A loan of $1,225 helped buy clothing to resell.


Nato's story

Nato is from a small village in the Vani district. She is 40 years old, married and lives with her family: her husband and two children (23 and 14 years old). Her younger son goes to the local school. The main source of income for the family is the small monthly salaries of Nato’s husband and her elder son. Her husband works as a cook and her son is an artisan. Nato runs a small agricultural business. In particular, she has two milk cows whose milk is used in cheese products. The family sells hens as well and piglets seasonally.

Nato has requested loan from local financial institutions several times for her trading business start-up, but without any success. Her loan request was rejected each time because of low income and the lack of experience in the new business, which is usually demanded by local credit providers. Her loan request with Credo was approved in the framework of a new joint initiative by Kiva and Credo. This start-up loan program envisages provisioning credits with soft conditions for business start-up and re-startup to the country's rural poor, who do not have access to credit products, being regarded as “high risk borrowers” because of their low income.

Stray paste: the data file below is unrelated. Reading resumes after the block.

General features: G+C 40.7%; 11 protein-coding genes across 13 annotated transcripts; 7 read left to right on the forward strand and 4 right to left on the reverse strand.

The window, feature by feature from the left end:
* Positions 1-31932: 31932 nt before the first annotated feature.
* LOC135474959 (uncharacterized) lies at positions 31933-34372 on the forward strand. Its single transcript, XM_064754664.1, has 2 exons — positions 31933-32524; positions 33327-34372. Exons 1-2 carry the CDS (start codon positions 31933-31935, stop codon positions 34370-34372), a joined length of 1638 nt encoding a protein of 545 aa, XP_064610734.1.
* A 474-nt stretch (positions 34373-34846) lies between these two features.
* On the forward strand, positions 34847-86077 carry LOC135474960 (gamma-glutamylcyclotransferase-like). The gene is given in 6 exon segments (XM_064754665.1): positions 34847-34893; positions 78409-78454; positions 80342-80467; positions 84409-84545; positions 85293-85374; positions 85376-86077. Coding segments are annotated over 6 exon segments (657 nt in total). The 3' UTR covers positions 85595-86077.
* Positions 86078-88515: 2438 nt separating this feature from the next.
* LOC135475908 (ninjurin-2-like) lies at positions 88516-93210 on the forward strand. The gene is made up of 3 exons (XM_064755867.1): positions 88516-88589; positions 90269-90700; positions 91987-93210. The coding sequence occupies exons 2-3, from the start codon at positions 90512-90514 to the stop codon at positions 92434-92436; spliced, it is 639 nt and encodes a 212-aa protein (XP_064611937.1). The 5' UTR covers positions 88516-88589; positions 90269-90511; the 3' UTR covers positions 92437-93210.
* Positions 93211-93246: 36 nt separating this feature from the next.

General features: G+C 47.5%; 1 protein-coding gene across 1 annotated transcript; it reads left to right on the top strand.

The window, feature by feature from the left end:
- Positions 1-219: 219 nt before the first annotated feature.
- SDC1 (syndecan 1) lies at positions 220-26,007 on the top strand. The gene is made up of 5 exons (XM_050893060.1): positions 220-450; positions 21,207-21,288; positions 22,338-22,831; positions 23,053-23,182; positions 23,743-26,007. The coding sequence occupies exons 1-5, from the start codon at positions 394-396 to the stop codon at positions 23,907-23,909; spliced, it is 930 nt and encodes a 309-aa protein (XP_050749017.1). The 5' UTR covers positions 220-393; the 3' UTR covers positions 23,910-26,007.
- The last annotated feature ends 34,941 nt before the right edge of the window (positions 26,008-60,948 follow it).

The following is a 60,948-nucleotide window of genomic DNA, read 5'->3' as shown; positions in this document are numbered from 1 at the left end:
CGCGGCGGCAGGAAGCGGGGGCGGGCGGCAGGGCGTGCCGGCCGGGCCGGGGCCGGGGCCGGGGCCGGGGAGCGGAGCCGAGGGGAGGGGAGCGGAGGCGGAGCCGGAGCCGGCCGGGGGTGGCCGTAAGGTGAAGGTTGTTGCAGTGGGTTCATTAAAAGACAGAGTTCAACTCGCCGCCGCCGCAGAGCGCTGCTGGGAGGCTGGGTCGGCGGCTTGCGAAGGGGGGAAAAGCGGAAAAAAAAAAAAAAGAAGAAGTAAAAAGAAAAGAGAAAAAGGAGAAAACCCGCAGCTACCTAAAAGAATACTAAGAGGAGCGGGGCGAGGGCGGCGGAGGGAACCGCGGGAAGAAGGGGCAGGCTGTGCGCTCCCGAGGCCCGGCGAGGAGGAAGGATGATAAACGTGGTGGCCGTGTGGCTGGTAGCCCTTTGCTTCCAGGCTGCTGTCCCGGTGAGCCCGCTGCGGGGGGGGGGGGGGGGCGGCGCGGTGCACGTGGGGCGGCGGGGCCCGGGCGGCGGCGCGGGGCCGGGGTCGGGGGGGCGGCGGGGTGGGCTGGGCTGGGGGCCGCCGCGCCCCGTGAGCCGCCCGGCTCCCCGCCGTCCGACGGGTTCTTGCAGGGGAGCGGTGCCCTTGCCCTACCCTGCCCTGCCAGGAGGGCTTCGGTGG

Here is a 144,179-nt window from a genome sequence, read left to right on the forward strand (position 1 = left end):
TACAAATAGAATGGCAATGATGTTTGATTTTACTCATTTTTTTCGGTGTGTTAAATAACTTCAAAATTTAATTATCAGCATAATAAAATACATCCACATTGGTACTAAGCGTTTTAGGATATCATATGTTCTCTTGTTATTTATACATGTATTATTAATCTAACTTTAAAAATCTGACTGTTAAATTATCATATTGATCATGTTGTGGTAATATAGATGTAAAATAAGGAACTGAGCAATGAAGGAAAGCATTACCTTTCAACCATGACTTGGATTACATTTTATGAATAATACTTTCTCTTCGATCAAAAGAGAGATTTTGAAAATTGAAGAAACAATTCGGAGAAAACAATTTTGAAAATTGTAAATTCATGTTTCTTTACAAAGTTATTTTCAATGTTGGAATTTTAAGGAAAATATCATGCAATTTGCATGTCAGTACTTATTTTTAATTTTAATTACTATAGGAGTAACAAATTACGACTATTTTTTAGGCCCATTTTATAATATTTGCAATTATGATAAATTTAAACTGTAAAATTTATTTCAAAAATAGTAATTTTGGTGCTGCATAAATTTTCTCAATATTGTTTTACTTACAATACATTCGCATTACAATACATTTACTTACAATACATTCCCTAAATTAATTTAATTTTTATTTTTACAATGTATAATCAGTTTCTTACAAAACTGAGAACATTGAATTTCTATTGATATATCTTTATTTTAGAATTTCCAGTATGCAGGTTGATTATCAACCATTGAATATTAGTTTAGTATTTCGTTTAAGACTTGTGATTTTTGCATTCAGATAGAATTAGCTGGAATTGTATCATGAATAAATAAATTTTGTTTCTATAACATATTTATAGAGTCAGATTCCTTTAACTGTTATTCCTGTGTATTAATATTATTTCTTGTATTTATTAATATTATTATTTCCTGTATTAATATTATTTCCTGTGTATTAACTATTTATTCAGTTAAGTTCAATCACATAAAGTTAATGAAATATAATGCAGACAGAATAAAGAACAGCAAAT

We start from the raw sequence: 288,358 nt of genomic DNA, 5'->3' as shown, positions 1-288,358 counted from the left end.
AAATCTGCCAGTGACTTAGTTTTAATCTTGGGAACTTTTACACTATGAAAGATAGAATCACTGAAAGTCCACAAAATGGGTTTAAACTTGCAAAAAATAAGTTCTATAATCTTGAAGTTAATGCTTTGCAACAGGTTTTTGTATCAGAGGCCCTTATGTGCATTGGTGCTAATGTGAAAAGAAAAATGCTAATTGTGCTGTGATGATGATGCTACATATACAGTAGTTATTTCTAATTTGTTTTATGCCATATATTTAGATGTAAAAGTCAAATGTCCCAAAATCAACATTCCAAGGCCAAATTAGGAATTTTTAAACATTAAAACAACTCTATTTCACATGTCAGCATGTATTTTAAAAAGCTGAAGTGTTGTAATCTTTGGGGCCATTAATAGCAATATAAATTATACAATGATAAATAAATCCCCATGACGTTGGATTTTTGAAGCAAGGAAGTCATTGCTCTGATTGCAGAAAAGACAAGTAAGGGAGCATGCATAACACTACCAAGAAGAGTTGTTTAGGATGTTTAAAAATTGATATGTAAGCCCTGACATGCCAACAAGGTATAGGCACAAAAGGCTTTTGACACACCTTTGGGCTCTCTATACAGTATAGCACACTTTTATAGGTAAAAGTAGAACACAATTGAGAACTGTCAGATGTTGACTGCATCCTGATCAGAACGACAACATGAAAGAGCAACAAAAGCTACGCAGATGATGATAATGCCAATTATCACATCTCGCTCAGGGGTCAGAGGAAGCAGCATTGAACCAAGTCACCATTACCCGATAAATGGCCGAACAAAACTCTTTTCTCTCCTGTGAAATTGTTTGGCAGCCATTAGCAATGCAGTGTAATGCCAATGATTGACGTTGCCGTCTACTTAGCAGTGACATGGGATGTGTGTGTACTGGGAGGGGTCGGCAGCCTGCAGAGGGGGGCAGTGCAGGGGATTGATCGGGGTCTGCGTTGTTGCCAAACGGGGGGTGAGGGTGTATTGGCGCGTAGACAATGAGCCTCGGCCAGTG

Nato will purchase clothes in Tbilisi for wholesale prices and resell them in her village for a profit. It will be hard work for Nato, but according to estimations, her business will be profitable and increase the income of her family. The increased profit will be reinvested in the clothing trading business to increase her stocks and sales volume. The family members will be able to increase their spending to satisfy their daily needs and improve their living conditions, and Nato will be able to finance the education of her child. She awaits your support.



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